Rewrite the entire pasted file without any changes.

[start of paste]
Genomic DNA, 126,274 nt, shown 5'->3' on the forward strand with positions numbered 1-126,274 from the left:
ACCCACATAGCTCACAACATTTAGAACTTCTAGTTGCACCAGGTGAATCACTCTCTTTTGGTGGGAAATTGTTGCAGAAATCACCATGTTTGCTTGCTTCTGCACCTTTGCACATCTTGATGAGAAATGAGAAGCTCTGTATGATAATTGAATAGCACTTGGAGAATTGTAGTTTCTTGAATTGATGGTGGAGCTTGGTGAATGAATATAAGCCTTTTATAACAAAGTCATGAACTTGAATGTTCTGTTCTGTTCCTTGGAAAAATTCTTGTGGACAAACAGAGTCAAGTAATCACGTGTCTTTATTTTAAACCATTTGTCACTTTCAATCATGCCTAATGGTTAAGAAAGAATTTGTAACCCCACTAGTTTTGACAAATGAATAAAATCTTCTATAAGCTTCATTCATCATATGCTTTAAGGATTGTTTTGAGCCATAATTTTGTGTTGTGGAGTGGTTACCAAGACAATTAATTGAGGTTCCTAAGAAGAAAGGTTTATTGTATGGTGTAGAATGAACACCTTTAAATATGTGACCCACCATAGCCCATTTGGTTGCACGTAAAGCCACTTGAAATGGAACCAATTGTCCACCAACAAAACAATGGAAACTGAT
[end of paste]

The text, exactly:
Genomic DNA, 126,274 nt, shown 5'->3' on the forward strand with positions numbered 1-126,274 from the left:
ACCCACATAGCTCACAACATTTAGAACTTCTAGTTGCACCAGGTGAATCACTCTCTTTTGGTGGGAAATTGTTGCAGAAATCACCATGTTTGCTTGCTTCTGCACCTTTGCACATCTTGATGAGAAATGAGAAGCTCTGTATGATAATTGAATAGCACTTGGAGAATTGTAGTTTCTTGAATTGATGGTGGAGCTTGGTGAATGAATATAAGCCTTTTATAACAAAGTCATGAACTTGAATGTTCTGTTCTGTTCCTTGGAAAAATTCTTGTGGACAAACAGAGTCAAGTAATCACGTGTCTTTATTTTAAACCATTTGTCACTTTCAATCATGCCTAATGGTTAAGAAAGAATTTGTAACCCCACTAGTTTTGACAAATGAATAAAATCTTCTATAAGCTTCATTCATCATATGCTTTAAGGATTGTTTTGAGCCATAATTTTGTGTTGTGGAGTGGTTACCAAGACAATTAATTGAGGTTCCTAAGAAGAAAGGTTTATTGTATGGTGTAGAATGAACACCTTTAAATATGTGACCCACCATAGCCCATTTGGTTGCACGTAAAGCCACTTGAAATGGAACCAATTGTCCACCAACAAAACAATGGAAACTGAT